One of the life skills my father taught me early was how to change a trailer tire. He thought this ability was a must-have for any kid who grew up on a farm, but especially for me, because he couldn’t always come along to all the horse shows and other activities I had planned.
I probably balked at the time, but now I’m glad he was persistent. In my 30 years of traveling with horses, I have had to perform an emergency tire change twice—and both times I was thankful I was prepared and knew how to do it. I sometimes travel alone, and in my rural area, cell phone coverage is not always readily available, so it might not be easy to simply call for help when I need it.
The best way to deal with a roadside emergency is to prevent it from happening in the first place. That’s why I am always vigilant about preventive maintenance and I inspect my trailer and tires before every trip. And even for the shortest of local trips, I always make sure I’m prepared to handle whatever mechanical troubles may arise. Here’s what I’ve learned over the years.
1. Make sure you have the right tires
I know, you’ve been buying tires for your cars and trucks all your adult life. But tires designed for trailers are significantly different. “Passenger tires need to have flexible sidewalls to insure optimum traction on the pavement,” says Tom Scheve, co-author of The Complete Guide to Buying, Maintaining, and Servicing a Horse Trailer. “Trailer tires don’t steer, swerve to avoid obstacles or transmit engine power to the road, so they are engineered and constructed with heavier duty materials than passenger tires. The stronger sidewalls of trailer tires flex less and hold up better to the trailer’s suspension system. Tire flexing could cause sway and blowouts on a trailer.”
In addition, says Rick Barnes, co-owner and manager of Barnes Tire and Service Center Pros, in southeast Tennessee, “trailer tires have a heavier load-bearing capacity, and many of your major brands will also carry an additive designed to prevent dry rot. Always make certain to purchase only those tires designated with an ‘ST’ for special trailer, rather than those designated with an ‘LT’ for light trucks.”
Trailer tires come with two con-struction options—radial and bias ply, which refers to the reinforcing belts within them.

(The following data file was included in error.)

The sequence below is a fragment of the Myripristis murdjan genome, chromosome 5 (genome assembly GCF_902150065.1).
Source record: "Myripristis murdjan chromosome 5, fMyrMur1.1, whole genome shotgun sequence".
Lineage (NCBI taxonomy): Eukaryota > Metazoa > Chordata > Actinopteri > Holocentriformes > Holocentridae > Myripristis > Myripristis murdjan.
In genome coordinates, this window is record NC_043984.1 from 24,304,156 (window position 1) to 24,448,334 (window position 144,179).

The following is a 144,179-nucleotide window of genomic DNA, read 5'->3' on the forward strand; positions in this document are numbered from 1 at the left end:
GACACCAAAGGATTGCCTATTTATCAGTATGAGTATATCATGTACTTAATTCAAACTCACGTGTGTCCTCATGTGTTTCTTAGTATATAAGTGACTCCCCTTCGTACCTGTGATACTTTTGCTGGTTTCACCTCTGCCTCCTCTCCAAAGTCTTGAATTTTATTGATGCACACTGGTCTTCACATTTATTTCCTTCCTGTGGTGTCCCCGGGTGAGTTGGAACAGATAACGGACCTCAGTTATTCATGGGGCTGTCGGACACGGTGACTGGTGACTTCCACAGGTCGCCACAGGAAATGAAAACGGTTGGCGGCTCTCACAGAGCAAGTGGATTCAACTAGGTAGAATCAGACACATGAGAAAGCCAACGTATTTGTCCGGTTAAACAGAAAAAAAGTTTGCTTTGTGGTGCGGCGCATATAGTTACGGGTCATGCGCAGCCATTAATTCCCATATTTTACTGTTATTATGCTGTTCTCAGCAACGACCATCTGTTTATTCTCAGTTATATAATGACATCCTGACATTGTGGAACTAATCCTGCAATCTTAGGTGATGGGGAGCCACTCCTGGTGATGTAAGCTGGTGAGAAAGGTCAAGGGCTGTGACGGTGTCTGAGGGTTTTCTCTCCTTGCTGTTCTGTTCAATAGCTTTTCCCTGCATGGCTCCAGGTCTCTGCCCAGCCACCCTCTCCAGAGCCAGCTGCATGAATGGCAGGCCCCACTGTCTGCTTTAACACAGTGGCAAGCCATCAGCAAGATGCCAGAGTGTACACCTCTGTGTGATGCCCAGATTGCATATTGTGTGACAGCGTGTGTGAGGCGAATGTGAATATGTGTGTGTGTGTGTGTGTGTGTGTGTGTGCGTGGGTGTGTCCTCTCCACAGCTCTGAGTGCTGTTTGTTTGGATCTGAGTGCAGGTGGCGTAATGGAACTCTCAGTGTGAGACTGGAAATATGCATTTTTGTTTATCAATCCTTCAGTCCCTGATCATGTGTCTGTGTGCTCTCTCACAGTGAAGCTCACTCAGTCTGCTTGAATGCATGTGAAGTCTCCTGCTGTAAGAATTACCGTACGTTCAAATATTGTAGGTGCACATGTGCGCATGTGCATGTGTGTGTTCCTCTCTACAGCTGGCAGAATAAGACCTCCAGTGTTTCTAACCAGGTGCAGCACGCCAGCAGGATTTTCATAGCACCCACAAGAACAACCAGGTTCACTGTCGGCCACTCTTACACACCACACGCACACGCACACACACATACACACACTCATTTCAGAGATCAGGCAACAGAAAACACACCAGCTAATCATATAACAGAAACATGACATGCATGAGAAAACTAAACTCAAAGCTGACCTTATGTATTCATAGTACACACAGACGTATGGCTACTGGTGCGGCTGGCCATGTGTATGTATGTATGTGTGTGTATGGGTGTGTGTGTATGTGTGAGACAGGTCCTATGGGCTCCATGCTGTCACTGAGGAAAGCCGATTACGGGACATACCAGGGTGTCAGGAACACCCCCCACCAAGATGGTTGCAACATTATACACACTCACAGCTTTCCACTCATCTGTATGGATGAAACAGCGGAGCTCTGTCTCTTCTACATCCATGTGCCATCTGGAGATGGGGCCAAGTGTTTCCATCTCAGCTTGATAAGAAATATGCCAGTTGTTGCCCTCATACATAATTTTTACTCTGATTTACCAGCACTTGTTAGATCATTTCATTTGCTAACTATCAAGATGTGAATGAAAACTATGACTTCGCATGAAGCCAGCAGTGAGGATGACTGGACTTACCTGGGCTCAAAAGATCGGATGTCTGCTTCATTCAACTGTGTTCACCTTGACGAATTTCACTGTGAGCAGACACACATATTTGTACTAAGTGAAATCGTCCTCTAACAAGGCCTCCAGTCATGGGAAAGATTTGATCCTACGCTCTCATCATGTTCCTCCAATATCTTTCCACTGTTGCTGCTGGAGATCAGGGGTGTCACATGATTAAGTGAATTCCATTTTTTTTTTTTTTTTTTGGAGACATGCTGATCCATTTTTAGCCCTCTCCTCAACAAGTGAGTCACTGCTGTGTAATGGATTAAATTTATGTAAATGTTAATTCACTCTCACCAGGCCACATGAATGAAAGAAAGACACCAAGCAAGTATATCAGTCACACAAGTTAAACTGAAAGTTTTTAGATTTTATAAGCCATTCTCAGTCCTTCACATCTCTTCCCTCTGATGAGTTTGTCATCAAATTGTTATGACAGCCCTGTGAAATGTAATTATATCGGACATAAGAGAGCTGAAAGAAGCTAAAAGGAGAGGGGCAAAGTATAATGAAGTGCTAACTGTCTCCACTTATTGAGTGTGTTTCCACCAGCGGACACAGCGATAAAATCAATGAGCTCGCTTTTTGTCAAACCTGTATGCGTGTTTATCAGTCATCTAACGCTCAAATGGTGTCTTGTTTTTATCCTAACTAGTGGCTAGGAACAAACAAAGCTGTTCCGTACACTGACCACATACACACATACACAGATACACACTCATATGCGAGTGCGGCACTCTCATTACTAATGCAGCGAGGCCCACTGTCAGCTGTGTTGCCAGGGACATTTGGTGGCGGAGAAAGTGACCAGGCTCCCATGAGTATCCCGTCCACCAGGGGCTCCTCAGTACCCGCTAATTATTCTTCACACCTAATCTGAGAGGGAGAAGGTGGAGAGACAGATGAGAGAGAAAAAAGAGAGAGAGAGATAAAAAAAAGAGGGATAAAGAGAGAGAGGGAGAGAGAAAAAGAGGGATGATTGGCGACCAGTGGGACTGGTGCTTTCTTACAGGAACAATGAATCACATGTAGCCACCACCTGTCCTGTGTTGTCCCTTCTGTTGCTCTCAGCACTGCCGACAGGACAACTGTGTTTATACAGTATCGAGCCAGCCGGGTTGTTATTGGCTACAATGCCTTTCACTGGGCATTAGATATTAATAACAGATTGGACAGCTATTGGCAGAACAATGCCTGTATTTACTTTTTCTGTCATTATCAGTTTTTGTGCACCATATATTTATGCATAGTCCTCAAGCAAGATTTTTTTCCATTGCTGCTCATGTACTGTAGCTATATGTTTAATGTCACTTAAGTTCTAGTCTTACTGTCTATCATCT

Radial tires, which have been standard for cars and trucks for many years, have steel belts that run at a 90 degree angle to the tread. The belting, which lies under the treads, does not overlap onto the sidewalls, so the two parts of the tire can function independently.
Bias ply tires have nylon belts that run at 30 to 45 degree angles to the tread lines, overlapping each other and running up the sidewalls, forming a single sturdy structure. Because the sidewalls are stiffer, bias ply tires are stronger, but they do not flex as much, which can give passengers a rougher ride. The overlapping structure is also more prone to overheating.
“While there are advantages and disadvantages to both, I recommend that customers purchase radial tires for their trailers,” says Barnes. “Heat is one of the top culprits when it comes to blown tires. In my experience, radial tires run cooler and wear better than bias ply tires.”
Bias ply tires are less expensive, however. “If one’s budget is tight and the trailer is not being used very much or not taken long distances, the bias tires can be used,” says Scheve, who also owns Equispirit Trailer Company in Southern Pines, North Carolina. “Bias ply tires do have stiffer sidewalls and can carry heavier loads, but radials are vastly superior for tread wear and are also less prone to developing flat spots on one side when they are parked in the same position for weeks at a time.”
You’ll also want to check your tire’s load index—the maximum weight it can handle safely. A trailer with horses is among the heaviest loads most nonprofessional drivers will handle. First you’ll want to find your trailer’s GVWR (gross vehicle weight rating; check the information on the sticker on the trailer), which is the total weight the trailer can reach and still be safe as determined by the manufacturer. Check your tires’ load rating to make sure they can carry that weight.